CREDIT: DARREN CROFT
Leadership during cooperation runs in the family for tiny fish called Trinidadian guppies, new research shows.
University of Exeter researchers studied leadership in guppies by selectively breeding for fish that differed in how likely they were to lead a scouting party to examine a predator.
They created 30 breeding pairs of the males and females most likely to lead, and another 30 of those with lowest leadership.
Three generations later they tested males and females from these lines and found that there were "pronounced differences in leadership tendency" among the two groups—with the descendants of leaders more likely to be leaders themselves.
Males bred for low leadership were found to be more aggressive and less sociable than males bred for high leadership, but no such effect was seen among females.
"We wanted to know how much leadership is an inherited characteristic, and whether it's linked to other traits," said Sylvia Dimitriadou of the University of Exeter.
"It seems leadership among guppies is partly inherited—around a third can be explained by their pedigree, with other factors such as their social and physical environment also key.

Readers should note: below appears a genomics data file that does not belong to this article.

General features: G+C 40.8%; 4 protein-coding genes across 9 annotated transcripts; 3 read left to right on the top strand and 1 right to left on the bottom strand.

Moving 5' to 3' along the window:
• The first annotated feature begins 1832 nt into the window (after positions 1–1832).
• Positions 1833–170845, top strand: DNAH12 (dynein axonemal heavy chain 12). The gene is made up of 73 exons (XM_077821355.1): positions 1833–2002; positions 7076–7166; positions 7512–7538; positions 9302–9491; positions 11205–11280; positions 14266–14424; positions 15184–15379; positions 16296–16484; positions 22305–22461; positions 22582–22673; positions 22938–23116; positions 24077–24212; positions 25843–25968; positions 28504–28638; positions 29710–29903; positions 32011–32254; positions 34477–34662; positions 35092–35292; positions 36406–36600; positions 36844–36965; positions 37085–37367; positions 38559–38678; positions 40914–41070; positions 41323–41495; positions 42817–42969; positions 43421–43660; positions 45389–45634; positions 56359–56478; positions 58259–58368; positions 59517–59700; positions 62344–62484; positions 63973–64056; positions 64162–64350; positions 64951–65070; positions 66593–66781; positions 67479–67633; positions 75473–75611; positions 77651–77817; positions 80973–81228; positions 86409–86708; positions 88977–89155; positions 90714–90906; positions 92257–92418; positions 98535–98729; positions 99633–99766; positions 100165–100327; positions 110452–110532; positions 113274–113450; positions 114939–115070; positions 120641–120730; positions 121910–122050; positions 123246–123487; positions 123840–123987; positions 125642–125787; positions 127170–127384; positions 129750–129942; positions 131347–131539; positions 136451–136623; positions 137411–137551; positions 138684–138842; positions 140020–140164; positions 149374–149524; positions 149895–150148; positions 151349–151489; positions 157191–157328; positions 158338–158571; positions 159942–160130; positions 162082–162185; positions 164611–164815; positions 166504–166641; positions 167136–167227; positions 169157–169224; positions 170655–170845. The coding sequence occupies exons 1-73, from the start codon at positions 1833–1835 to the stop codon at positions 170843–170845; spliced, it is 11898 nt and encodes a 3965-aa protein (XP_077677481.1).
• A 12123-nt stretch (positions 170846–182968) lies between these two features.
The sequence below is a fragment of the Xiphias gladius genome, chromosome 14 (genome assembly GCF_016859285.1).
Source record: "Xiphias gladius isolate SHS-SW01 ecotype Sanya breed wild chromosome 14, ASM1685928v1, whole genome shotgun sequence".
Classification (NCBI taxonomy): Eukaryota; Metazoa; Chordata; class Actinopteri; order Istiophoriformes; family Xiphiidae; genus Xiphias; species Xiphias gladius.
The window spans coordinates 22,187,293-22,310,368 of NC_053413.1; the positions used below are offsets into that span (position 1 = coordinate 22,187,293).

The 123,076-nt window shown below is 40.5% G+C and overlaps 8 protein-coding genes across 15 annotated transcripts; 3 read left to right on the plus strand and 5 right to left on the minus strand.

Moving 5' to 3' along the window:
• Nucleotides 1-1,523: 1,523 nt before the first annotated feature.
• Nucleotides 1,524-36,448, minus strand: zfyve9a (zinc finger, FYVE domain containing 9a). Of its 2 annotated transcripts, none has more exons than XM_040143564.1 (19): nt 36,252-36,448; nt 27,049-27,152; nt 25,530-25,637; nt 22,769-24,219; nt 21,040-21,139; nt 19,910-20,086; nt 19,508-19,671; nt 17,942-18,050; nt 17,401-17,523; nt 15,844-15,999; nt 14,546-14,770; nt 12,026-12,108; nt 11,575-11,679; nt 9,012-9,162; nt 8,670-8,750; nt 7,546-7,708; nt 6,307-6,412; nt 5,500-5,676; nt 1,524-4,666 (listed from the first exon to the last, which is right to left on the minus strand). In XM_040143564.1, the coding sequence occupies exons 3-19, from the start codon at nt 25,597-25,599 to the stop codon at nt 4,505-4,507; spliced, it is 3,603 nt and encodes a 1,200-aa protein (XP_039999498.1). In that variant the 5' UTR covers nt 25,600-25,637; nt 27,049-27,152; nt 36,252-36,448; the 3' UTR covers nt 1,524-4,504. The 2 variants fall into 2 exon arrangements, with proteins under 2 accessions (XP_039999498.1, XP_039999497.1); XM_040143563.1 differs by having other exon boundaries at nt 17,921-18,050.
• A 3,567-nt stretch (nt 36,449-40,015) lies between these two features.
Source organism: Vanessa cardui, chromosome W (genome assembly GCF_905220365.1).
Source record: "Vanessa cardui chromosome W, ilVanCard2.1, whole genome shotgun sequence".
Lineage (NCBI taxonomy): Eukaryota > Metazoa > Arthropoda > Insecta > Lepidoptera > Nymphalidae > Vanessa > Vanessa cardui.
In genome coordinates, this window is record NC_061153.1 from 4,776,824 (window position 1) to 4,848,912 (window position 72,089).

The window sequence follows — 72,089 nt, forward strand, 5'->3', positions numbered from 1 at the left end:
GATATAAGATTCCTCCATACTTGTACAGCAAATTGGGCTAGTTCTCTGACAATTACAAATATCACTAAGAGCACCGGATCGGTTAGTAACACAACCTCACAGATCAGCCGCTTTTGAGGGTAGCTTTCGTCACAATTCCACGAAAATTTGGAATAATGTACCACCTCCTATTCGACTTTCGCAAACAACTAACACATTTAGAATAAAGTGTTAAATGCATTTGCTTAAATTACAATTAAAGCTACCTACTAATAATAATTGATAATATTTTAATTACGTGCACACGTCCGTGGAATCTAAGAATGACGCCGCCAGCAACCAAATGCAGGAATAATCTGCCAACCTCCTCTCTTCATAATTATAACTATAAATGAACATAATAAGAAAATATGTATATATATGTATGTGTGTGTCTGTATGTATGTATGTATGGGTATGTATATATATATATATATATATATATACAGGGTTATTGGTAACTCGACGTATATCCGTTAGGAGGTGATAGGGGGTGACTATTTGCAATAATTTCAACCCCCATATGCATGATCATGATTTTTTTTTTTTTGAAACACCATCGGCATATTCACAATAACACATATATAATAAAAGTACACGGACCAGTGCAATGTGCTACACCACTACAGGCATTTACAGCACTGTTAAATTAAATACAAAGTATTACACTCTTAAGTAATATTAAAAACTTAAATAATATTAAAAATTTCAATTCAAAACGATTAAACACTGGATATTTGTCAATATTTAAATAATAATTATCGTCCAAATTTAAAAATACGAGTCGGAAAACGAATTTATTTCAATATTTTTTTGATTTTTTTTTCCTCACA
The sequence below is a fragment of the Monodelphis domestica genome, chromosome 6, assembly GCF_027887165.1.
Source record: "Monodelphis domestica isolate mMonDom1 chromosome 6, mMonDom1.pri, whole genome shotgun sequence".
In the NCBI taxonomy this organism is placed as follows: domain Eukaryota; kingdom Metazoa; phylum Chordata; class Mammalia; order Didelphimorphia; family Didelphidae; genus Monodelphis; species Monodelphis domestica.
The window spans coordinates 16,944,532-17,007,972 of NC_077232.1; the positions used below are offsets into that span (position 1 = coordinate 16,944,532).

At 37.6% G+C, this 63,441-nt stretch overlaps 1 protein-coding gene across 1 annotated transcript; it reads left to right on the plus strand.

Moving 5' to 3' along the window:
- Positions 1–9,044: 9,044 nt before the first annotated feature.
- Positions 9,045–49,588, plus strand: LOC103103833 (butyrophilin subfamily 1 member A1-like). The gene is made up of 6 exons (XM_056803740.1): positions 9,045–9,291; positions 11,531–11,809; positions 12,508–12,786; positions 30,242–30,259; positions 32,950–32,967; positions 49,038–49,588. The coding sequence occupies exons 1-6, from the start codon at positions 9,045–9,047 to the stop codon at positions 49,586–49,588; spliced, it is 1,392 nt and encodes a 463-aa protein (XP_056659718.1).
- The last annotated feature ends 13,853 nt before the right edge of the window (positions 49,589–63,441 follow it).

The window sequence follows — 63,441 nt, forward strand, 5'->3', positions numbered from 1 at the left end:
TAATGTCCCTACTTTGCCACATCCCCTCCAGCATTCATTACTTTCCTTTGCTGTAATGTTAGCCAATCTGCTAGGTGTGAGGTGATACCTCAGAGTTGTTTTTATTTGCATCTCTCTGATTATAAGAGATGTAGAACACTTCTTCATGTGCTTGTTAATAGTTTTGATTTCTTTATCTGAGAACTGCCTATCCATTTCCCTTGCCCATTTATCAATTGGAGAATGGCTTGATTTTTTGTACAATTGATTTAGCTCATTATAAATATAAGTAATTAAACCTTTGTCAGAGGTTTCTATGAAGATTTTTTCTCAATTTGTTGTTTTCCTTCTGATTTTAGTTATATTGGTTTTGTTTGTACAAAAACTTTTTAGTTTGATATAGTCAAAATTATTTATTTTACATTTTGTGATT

"Among males, this appears to be linked to other social traits such as lower aggression (measured by whether fish share food or try to push rivals away) and sociability (moving as part of a shoal and switching between shoals).
"In females, leadership also passed down the generations, but without observable changes to other aspects of behavior.
"It's not clear why this is. In guppies, female and male cooperative and social behavior differs, so it's possible that certain traits co-evolve or co-develop differently among females and males."
Traits such as boldness and tendency to explore did not diverge between the two breeding lines—meaning it was only social traits that seemed to differ alongside leadership in males.
The guppies in the study were bred in the lab, and behavior in the face of a predator was tested by presenting them with a pike cichlid—a natural predator of Trinidadian guppies—separated by a clear pane of Perspex.
When guppies are aware of a predator, an individual or a small group leaves the relative safety of the shoal to approach and inspect, before returning to the group.
When they do this in pairs or groups, research has shown that the leading guppy is at more risk than the others.
The assessments of leadership were carried out by pairing guppies with a realistic robotic guppy, Robofish, and seeing how often the real guppy either led or hung back while approaching a predator.
In humans, research suggests leadership tendencies are moderately to largely inherited, though the genes or processes behind this remain largely unknown.